It’s used mainly in comedy, and that’s where it should stay. However, if you are on the bus or in a mall or some other crowded place and you listen in on some of the conversations that some people have, you will notice that there are some things that they blow WAY out of proportion. Why? My guess is that people are attempting to adapt some forms of comedic style to their own speech, and it has caught on from there and become “the norm”. There’s nothing wrong with being influenced by a comedian you like or adopting his style (for a time), but you should learn to develop your own unique style and brand of comedy rather than copying someone else.
When it comes to telling stories or events that happened, some people go ballistic with exaggeration. Why aren’t we calling them out for it? Are we afraid about being seen as being “picky” about how people talk? I would think that our objective is to get people to think straight and not add what is not needed. Do you know how many rumors are started from pure exaggeration alone? I lived in a small town for 20 years; I know something about rumours and how they get started. After all, I participated in the spreading of rumours, but only for a short time. Then I got into grade 9 and realized that there were more important things to do and that leaving people alone and minding my own business was more productive.
I believe that exaggeration also figures into urban legends. I don’t think people who participate in this kind of storytelling are putting much thought into it or listening closely enough, and when they spread the news of what they’ve “heard” or “learned”, it’s no longer truth but a “distorted fact”. Then again, the lie has always been more interesting to hear than the truth. Check out this website for some debunking of popular myths and exaggerated stories:
We’ve got to consciously prevent the habit of not critically thinking and resorting to shooting off at the mouth (or hip). What happened to checking the facts? Researching? Challenging the story? Would it be a waste of time to do because of how short life (apparently) is? I myself would rather take the time to find out what’s really going on instead of passing on distorted, misleading information. QUESTION things! Haven’t we been told many times in high school that “there’s no such thing as a stupid question”?
Read some chain letters that people forward to one another through email and see the blatant exaggeration for yourself. How is it that a person refuses (or forgets) to follow a chain letter and ends up dying because of it, yet their name is included in one of the many ‘horror stories’ in the letter? Chain letters are, I think, one of many methods of ‘scaring morality’ into people. I can understand if their purpose was to try and instill good thoughts and actions in people, but why add things like, “”If you don’t send this to X number of people in X number of minutes, something horrible will happen”? Why do the authors always try to instill fear? That’s the job of the mainstream media!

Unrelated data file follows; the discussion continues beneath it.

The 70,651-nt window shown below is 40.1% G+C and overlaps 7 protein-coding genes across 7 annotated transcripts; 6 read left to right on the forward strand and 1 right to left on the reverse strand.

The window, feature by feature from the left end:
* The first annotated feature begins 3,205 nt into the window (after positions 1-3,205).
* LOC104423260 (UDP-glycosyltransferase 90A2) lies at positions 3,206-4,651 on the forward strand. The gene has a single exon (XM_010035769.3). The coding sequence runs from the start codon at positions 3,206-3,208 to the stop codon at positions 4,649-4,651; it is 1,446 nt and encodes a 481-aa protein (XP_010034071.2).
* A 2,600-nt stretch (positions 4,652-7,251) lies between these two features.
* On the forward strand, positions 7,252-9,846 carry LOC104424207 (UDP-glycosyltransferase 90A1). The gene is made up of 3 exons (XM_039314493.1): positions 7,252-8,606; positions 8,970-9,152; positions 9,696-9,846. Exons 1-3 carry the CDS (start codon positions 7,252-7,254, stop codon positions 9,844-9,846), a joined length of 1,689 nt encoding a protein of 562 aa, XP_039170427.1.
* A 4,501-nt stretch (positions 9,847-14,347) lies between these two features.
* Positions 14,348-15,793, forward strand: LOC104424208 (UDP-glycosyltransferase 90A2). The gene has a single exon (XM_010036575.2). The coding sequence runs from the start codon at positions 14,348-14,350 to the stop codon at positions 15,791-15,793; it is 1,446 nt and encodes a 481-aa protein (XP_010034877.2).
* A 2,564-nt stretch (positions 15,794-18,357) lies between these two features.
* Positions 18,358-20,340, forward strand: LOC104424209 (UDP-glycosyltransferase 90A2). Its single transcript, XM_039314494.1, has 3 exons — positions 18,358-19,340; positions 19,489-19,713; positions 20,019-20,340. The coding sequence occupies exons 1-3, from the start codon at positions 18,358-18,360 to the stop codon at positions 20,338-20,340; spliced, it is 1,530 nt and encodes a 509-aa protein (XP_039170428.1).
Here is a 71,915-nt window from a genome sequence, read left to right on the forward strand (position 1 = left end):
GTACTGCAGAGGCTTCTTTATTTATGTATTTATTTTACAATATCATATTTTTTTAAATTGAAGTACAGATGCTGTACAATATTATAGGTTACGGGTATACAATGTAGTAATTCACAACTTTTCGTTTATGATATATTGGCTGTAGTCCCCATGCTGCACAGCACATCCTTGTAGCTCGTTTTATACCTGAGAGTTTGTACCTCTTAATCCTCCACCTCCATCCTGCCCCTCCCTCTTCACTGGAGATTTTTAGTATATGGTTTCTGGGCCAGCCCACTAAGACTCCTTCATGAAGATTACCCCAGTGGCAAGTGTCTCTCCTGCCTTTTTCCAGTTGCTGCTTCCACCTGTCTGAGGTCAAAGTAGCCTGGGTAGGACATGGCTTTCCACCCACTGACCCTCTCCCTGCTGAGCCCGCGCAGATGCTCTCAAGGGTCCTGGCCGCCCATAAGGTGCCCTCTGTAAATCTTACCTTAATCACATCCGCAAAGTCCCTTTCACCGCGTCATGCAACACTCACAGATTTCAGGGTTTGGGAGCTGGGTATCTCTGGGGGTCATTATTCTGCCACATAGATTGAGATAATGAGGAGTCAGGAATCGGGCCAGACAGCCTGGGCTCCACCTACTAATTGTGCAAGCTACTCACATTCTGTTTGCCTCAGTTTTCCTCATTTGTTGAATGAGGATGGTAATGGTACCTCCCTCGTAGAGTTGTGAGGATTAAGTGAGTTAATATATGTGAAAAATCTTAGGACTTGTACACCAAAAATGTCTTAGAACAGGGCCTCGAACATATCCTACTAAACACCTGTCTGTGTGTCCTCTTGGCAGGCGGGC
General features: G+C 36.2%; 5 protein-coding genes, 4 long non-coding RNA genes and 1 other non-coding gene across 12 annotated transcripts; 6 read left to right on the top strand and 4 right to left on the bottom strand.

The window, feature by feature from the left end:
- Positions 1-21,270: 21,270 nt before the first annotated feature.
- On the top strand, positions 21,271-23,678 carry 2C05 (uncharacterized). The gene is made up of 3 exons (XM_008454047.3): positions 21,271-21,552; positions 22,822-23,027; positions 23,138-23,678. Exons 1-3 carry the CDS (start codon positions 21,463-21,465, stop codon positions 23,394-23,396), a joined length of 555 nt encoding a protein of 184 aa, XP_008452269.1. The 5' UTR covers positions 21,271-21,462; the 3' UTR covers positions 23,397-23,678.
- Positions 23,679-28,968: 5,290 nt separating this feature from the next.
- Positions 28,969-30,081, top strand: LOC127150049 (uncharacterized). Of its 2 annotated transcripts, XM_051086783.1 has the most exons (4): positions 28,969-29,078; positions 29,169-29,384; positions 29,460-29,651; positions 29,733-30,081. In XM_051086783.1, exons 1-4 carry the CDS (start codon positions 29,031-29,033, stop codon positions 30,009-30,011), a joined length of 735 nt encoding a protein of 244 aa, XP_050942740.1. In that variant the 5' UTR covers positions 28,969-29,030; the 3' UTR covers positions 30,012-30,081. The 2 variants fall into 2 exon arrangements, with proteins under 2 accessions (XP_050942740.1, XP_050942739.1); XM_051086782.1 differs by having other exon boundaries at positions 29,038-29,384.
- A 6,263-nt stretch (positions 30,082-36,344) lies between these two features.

There are two types of exaggeration: over-exaggeration and under-exaggeration. I’d prefer the latter if I absolutely had to choose between the two, but I’d rather have the straight truth. Many times on the moving job I encounter people who tell me that there are only “a few things” to be moved, and then they show me what has to be moved…which turns out to be WAY MORE THAN A ‘FEW THINGS’. Why can’t people explain things as they really are? It may be that adding exaggeration makes whatever they’re talking about sound more exciting, more fun, and more interesting. Then again, some people simply cannot stop exaggerating once they’ve started.
Think of some of the biggest news stories of the ‘90’s; now imagine how many of them had “facts” that were greatly exaggerated by the media (as opposed to those “facts” that were downright fucking LIES or distortions of the truth or from “sources”, even though they can’t name those sources for some reason; sources = bullshit).
In advertising, exaggeration is a powerful tool that is sometimes used to attract attention or to make a product look or sound better than it actually is. People can get swept up into it quickly because it’s very easy to talk with vigor and energy about something that sounds fun and interesting! So that, perhaps, is why some people do it. Others, on the other hand, are very cunning and like to play mind games. They like to see other people believe what they’ve been told and like to watch those people tell others, spreading it like a virus. And, most times, when you’re the creator of something, you want to see how it spreads and mutates.
Let’s face it, some things are never going away: nuclear weapons, the word “like”, every style of fashion there is (because the fashion industry is out of ideas so they’re regurgitating clothes from past generations and they have the nerve to say that certain styles of clothing are “in” again), reality TV, taxes, bullshit politicians, and Starbucks. Exaggeration, as well, is here to stay (unfortunately) and it will be one of the many downfalls of future generations when it comes to communication, language, and the spread of accurate information.